Dec 092013

The other day, in a social situation, I was in a conversation with someone whom I’d recently met, and I was about to tell a brief story when our conversation was interrupted by a third person.

I felt a twinge of frustration, but I retained the mild pleasure of anticipation that goes with knowing you have something interesting to say, and you’re about to say it, even if you have to wait a few moments.

In this case, the interruption lasted about fifteen seconds, during which I had time to reevaluate the wisdom of sharing the story I had in mind. Not to be overly cryptic about it; my little story was not gossip, but it did bear on what I presumed might be my listener’s spiritual beliefs.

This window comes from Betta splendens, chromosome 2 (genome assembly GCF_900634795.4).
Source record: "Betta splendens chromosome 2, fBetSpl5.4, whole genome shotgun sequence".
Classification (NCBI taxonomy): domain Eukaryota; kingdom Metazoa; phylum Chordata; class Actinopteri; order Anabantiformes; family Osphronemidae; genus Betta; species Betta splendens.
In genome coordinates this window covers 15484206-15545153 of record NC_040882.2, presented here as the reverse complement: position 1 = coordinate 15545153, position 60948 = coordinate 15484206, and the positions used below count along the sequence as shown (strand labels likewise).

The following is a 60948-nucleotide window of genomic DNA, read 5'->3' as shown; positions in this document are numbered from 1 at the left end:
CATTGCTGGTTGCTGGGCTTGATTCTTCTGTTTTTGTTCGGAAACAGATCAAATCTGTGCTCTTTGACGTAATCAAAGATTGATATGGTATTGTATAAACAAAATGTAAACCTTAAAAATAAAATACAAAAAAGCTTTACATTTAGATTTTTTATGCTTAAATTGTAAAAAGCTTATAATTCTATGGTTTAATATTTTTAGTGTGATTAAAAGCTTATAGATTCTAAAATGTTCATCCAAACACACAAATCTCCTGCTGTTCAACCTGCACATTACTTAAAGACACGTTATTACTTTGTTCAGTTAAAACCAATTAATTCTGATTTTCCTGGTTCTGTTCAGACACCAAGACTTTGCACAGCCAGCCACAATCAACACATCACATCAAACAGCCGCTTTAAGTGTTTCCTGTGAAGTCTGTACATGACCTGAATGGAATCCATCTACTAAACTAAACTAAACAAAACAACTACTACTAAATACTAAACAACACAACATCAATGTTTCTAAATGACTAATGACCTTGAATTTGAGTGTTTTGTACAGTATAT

I realized in those fifteen seconds that I didn’t need to tell the story, and that in fact I didn’t want to tell it, at least not yet, certainly not until I knew this person better.

I’ve experienced this fairly often lately. Not usually as emphatically as I did the other day, but frequently, little interruptions come as moments of grace, spaces of time during which I can reconsider what I’m about to say. Then I might choose not to say it, or at least to say it differently.